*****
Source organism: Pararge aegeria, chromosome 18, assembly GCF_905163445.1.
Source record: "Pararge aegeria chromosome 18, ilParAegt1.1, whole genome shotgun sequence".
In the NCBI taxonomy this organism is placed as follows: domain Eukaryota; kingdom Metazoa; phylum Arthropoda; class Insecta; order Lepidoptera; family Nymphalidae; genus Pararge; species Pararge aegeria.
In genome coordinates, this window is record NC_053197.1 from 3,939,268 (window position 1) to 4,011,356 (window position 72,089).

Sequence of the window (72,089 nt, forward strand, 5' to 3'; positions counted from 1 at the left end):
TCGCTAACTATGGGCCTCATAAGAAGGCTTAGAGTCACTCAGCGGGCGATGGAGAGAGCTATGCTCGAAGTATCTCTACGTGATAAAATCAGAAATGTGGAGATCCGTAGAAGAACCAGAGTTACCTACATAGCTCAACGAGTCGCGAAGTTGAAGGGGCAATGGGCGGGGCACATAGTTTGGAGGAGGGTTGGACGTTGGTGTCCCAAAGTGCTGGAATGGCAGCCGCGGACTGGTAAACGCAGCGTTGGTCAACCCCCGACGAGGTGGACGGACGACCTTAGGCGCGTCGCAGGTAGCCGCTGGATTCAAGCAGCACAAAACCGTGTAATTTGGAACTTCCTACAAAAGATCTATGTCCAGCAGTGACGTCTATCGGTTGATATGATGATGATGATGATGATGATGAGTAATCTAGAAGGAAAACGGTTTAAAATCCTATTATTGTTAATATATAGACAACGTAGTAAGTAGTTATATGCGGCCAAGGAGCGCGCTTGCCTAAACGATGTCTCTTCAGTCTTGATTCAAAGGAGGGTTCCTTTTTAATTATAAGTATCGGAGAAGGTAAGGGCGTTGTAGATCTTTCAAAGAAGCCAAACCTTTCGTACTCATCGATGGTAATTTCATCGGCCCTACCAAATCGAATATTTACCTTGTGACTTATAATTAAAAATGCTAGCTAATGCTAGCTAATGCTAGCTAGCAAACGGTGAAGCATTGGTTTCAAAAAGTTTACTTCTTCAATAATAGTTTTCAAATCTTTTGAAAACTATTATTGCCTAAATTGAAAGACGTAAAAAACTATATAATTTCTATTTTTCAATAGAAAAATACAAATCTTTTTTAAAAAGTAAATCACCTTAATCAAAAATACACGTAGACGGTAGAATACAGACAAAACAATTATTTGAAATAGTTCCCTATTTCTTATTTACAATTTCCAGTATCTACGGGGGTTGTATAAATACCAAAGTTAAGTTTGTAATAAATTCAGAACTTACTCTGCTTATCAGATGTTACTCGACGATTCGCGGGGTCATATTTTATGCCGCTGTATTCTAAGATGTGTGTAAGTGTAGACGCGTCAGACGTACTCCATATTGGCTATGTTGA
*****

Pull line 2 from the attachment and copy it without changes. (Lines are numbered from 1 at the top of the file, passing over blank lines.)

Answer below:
Source record: "Pararge aegeria chromosome 18, ilParAegt1.1, whole genome shotgun sequence".